Using colors to improve blogs is not as difficult as it might seem. There is a wealth of resources bloggers can use to improve the way they communicate their message to their readers and harness conversions. Blogging is often thought of as a purely intellectual and artistic process. However, disregarding good marketing practices can cost bloggers views and revenue.

In this post, we’ll focus on ways in which marketing experts and web designers use colors for blogs to improve branding, drive conversions, and increase revenue. Rather than just one type of blog or blogging niche, we’ll discuss blogging in general.

Color psychology can help us understand ways in which certain colors affect public perception of a site, logo or store. While aesthetics are important, smart design is always informed by how design choices will impact the ways in which a brand or site engages with its customers or viewers.

That is why design teams test different variations based on performance markers. These markers include clicks, conversions or reviews and are used to gauge whether design choices work for the audience.

The principles below range from those complex to implement, to pretty straightforward ones. What remains true throughout is that bloggers who ignore the impact color can have when used wisely are doing their blog and themselves a disservice.

3 Ways to Use Colors for Blog:

Following the three principles outlined in this article can serve as a great starting point.

1. Think of your audience when deciding on a color scheme

While color psychology does help us understand quite a bit, it cannot work miracles. Quite naturally, different people react to colors in different ways, and blogs are no exception. So, while it is smart to think of color in terms of message, it is critical to narrow down your target group to ensure better effects.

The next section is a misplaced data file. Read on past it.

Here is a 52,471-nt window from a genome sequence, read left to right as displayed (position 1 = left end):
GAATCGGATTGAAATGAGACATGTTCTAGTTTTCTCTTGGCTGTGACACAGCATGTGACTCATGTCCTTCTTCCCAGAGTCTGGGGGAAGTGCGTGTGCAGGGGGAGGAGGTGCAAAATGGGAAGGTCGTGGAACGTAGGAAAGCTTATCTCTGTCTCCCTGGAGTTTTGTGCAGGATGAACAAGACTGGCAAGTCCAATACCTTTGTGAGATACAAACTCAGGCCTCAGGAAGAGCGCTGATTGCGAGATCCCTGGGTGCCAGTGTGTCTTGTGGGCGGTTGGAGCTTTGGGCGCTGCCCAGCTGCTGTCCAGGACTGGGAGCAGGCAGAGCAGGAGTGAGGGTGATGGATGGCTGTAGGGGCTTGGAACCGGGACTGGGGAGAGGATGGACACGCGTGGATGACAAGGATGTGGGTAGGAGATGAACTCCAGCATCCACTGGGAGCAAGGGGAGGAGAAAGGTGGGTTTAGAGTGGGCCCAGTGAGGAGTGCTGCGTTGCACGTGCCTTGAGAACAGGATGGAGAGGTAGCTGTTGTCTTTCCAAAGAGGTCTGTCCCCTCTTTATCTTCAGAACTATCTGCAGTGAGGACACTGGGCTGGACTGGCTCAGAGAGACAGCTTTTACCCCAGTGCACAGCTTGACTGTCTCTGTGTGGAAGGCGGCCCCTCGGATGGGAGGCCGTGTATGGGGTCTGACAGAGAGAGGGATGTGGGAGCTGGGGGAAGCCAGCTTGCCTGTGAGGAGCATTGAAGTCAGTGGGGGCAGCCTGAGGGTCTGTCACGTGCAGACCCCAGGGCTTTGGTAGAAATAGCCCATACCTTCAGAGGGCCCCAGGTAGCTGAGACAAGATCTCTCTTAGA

This involves some research. For instance, depending on your audience’s cultural background, you may want to avoid certain colors, as they could carry a negative connotation for certain blogs.

Take the color of mourning as an example. While this is black in most western countries, in parts of East Asia white is used. Meanwhile, in Brazil, people often don purple to mourn their dead.

Since context matters, the demographics of your target audience should affect your color choices. Aside from nationality, this can be based on gender, age or a particular interest or affiliation as well.

To hammer home the point, let’s look at differences between particular shoppers: impulsive buyers prefer royal blue, black and orange, while shoppers on a budget favor navy blue and teal. On the other hand, more traditional buyers gravitate towards pink, rose or sky blue.

Brick and mortar stores acknowledge these preferences by choosing colors for their interior and exterior based on the type of customer they are primarily targeting.

When it comes to colors for blogs, selecting ones that resonate with your readers will build rapport and improve the way the aesthetics of your blog resonate with your message. Along similar lines, perhaps you cover a super-specific niche, and there is a color closely associated with it. In this case, you’d be smart to include said color or colors in your design.

Good examples include the coat of arms colors from Game of Thrones families or a football team’s colors.

Game of Thrones Family colors

Image Source: Pinterest

2. Your color choices reflect your blog’s message